**note: this answer assumes your shape is a proper polygon.**

For our purposes, we'll define an equilibrium position as one where **the Center of Mass is directly above a point that is between the leftmost and rightmost ground-contact points of the object** (assuming the ground is a flat surface perpendicular to the force of gravity). This will work in all cases, for all shapes.

Note that, this is actually the *physical definition* of rotational equilibrium, as a consequence of Newtonian Rotational Kinematics.

For a proper polygon, if we eliminate cases where they stand on a sole vertex, this definition is equivalent to a stable position.

So, if you have a straight downward gravity, first find the left-most and right-most parts of it that are touching the ground.

Then, calculate your Center of Mass. For a polygon with known vertices and **uniform density**, this problem is reduced to finding the Centroid (relevant section).

Afterwards, drop a line from your CoM; if the intersection of the CoM and the ground is between those two x values, it's at equilibrium.

If your leftmost point and rightmost point match (ie, in a round object), this will still hold; just remember to be careful with your floating point comparisms.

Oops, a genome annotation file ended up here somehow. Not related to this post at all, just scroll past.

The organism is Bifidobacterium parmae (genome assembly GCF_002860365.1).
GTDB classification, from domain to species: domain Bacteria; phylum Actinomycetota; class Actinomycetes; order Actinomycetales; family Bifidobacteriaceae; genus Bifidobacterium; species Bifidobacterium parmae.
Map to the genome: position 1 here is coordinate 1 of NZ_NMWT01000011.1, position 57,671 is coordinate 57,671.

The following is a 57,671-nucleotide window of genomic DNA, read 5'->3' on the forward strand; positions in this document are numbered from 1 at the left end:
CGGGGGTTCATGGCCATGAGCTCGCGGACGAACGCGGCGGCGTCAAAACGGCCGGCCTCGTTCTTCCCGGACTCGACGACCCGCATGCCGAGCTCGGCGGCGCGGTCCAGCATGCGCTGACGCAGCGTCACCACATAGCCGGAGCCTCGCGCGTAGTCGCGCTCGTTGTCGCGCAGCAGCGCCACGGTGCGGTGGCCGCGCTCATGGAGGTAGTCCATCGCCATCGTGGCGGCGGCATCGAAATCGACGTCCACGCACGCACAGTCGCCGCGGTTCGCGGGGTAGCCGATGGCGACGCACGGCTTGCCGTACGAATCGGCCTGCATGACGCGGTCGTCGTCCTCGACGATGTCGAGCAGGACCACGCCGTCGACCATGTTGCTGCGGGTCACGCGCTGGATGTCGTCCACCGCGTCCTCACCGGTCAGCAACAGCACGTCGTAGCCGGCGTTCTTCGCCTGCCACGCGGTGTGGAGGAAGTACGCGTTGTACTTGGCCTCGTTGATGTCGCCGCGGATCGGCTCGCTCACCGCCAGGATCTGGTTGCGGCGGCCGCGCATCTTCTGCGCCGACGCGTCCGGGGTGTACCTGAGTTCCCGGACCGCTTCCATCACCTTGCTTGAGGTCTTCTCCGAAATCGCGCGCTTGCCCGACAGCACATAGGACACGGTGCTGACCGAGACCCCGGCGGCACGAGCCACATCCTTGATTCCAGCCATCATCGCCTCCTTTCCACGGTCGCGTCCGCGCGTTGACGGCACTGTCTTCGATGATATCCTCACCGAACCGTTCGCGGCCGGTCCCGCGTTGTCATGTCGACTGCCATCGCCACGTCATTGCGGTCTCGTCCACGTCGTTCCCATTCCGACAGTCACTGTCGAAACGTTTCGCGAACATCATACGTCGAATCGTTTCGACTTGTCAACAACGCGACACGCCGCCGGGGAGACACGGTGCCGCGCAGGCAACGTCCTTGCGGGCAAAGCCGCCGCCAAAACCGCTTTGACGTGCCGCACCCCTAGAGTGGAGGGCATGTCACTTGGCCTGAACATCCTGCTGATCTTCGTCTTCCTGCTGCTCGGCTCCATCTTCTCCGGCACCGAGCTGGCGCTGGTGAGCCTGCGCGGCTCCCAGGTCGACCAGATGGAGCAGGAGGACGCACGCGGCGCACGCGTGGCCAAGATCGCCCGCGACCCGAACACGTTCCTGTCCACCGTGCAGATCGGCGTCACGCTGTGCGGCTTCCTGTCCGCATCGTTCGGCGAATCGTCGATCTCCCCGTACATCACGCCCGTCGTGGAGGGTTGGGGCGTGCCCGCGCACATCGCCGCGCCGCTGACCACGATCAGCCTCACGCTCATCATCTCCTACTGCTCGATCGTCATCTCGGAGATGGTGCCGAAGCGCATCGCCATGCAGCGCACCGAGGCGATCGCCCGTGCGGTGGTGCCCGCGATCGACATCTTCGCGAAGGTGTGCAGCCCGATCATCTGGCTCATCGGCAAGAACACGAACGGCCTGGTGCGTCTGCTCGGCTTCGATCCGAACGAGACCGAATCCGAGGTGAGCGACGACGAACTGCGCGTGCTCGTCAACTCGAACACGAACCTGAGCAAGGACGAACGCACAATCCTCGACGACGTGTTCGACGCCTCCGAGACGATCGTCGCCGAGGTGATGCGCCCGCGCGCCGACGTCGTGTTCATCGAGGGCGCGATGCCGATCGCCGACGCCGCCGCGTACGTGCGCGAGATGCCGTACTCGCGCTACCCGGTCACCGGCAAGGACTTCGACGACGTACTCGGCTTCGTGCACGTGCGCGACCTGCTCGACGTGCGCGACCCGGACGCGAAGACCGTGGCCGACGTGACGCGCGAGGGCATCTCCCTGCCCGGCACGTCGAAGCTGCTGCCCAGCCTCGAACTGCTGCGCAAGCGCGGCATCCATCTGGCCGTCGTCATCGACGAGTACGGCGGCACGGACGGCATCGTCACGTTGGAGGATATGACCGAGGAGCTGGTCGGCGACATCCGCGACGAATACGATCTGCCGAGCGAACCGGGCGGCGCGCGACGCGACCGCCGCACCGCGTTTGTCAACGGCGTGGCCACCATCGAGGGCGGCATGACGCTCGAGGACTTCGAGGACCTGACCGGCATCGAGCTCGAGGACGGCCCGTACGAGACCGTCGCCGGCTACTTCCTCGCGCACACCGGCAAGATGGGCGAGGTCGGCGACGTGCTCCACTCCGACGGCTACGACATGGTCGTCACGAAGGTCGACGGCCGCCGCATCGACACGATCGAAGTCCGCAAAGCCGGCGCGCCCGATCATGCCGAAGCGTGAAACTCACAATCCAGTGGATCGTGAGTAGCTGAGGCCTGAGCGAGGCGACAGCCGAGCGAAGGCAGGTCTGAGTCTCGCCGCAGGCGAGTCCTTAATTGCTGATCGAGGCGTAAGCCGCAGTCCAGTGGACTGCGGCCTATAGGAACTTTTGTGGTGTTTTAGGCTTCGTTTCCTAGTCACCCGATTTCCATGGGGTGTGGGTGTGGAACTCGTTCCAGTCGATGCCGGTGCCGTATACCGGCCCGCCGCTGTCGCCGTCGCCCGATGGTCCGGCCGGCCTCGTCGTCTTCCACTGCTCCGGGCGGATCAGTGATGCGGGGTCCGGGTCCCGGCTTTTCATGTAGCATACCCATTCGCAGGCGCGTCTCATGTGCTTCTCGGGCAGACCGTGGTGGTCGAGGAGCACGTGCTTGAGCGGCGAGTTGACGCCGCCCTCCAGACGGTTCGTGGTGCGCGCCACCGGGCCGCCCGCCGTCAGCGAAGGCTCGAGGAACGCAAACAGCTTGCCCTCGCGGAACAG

Note that this can also be used to measure "how stable" an object is -- this measure is the maximum y-distance the Center of Mass can move before it is no longer within the range of the two contact points.

EDIT: nifty diagram made hastily

So, how can you use this to find all the ways it can sit on a table? See:

**EDIT**

# The programmable approach

Instead of the computationally expensive task of rotating the shape, try this instead.

Your shape's representation in your program should probably have a list of all vertices.

Find the vertices of your shape's convex hull (basically, your shape, but with all concave vertices -- vertices that are "pushed in" -- eliminated).

Then Iterate through each of pair of adjacent vertices on your convex hull (ie, if I had vertices A, B, C, D, I'd iterate through AB, BC, CD, DA)

Do this test:

- Draw a line
**A** through the two vertices being tested
- Draw a line perpendicular to
**A**, going through CoM **C**.
- Find the intersection of the two lines (simple algebra)
- If the intersection's y value is in between the y value of the two vertices, it stable. If the y values are all equal, compare the x values.

That should do the trick.

Here is an example of the test being running on one pair of vertices:

If your shape is not represented by its vertices in your data structure, then you should try to convert them. If it's something like a circle or an ellipse, you may use heuristics to guess the answer (a circle has infinite equilibrium positions; an ellipse 4, albeit only two "stable" points). If it's a curved wobbly irregular shape, you're going to have to supply your data structure for me be able to help in a program-related way, instead of just providing case-by-case heuristics.